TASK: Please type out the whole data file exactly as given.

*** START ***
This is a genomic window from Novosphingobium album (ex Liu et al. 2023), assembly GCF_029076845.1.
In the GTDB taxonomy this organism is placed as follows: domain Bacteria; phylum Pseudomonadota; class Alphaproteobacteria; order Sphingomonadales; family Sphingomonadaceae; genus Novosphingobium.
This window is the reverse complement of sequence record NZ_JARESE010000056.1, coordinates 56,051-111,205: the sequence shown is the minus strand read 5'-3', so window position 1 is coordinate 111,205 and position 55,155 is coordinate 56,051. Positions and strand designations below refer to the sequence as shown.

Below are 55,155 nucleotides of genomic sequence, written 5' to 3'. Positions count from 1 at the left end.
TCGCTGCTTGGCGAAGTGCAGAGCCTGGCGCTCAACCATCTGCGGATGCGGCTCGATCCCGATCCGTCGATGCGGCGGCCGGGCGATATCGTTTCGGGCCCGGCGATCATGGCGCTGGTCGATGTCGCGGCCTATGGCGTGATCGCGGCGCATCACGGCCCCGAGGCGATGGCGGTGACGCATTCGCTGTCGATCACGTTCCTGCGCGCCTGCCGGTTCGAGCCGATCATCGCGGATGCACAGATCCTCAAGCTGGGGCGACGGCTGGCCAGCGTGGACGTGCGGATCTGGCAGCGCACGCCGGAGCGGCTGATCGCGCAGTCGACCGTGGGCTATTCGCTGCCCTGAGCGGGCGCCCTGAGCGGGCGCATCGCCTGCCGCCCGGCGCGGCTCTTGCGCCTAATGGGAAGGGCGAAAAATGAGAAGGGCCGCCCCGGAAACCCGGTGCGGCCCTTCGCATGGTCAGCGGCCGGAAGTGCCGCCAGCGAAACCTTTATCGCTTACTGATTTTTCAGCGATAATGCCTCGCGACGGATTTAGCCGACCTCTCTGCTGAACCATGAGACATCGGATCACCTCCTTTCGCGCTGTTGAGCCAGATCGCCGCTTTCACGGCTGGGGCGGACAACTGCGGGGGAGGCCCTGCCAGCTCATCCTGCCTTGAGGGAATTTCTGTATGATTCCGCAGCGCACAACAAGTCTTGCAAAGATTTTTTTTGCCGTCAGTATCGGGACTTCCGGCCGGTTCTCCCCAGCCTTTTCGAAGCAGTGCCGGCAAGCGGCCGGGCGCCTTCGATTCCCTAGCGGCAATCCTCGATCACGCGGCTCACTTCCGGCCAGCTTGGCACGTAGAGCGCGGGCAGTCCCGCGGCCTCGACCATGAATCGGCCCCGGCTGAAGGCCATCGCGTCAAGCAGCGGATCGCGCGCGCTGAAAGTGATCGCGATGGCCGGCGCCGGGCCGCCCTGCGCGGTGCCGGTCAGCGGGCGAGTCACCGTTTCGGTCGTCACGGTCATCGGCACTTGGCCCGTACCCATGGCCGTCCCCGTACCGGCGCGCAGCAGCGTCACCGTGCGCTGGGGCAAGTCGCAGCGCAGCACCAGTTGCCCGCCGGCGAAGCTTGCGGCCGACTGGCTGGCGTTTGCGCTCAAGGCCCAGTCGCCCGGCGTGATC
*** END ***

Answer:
This is a genomic window from Novosphingobium album (ex Liu et al. 2023), assembly GCF_029076845.1.
In the GTDB taxonomy this organism is placed as follows: domain Bacteria; phylum Pseudomonadota; class Alphaproteobacteria; order Sphingomonadales; family Sphingomonadaceae; genus Novosphingobium.
This window is the reverse complement of sequence record NZ_JARESE010000056.1, coordinates 56,051-111,205: the sequence shown is the minus strand read 5'-3', so window position 1 is coordinate 111,205 and position 55,155 is coordinate 56,051. Positions and strand designations below refer to the sequence as shown.

Below are 55,155 nucleotides of genomic sequence, written 5' to 3'. Positions count from 1 at the left end.
TCGCTGCTTGGCGAAGTGCAGAGCCTGGCGCTCAACCATCTGCGGATGCGGCTCGATCCCGATCCGTCGATGCGGCGGCCGGGCGATATCGTTTCGGGCCCGGCGATCATGGCGCTGGTCGATGTCGCGGCCTATGGCGTGATCGCGGCGCATCACGGCCCCGAGGCGATGGCGGTGACGCATTCGCTGTCGATCACGTTCCTGCGCGCCTGCCGGTTCGAGCCGATCATCGCGGATGCACAGATCCTCAAGCTGGGGCGACGGCTGGCCAGCGTGGACGTGCGGATCTGGCAGCGCACGCCGGAGCGGCTGATCGCGCAGTCGACCGTGGGCTATTCGCTGCCCTGAGCGGGCGCCCTGAGCGGGCGCATCGCCTGCCGCCCGGCGCGGCTCTTGCGCCTAATGGGAAGGGCGAAAAATGAGAAGGGCCGCCCCGGAAACCCGGTGCGGCCCTTCGCATGGTCAGCGGCCGGAAGTGCCGCCAGCGAAACCTTTATCGCTTACTGATTTTTCAGCGATAATGCCTCGCGACGGATTTAGCCGACCTCTCTGCTGAACCATGAGACATCGGATCACCTCCTTTCGCGCTGTTGAGCCAGATCGCCGCTTTCACGGCTGGGGCGGACAACTGCGGGGGAGGCCCTGCCAGCTCATCCTGCCTTGAGGGAATTTCTGTATGATTCCGCAGCGCACAACAAGTCTTGCAAAGATTTTTTTTGCCGTCAGTATCGGGACTTCCGGCCGGTTCTCCCCAGCCTTTTCGAAGCAGTGCCGGCAAGCGGCCGGGCGCCTTCGATTCCCTAGCGGCAATCCTCGATCACGCGGCTCACTTCCGGCCAGCTTGGCACGTAGAGCGCGGGCAGTCCCGCGGCCTCGACCATGAATCGGCCCCGGCTGAAGGCCATCGCGTCAAGCAGCGGATCGCGCGCGCTGAAAGTGATCGCGATGGCCGGCGCCGGGCCGCCCTGCGCGGTGCCGGTCAGCGGGCGAGTCACCGTTTCGGTCGTCACGGTCATCGGCACTTGGCCCGTACCCATGGCCGTCCCCGTACCGGCGCGCAGCAGCGTCACCGTGCGCTGGGGCAAGTCGCAGCGCAGCACCAGTTGCCCGCCGGCGAAGCTTGCGGCCGACTGGCTGGCGTTTGCGCTCAAGGCCCAGTCGCCCGGCGTGATC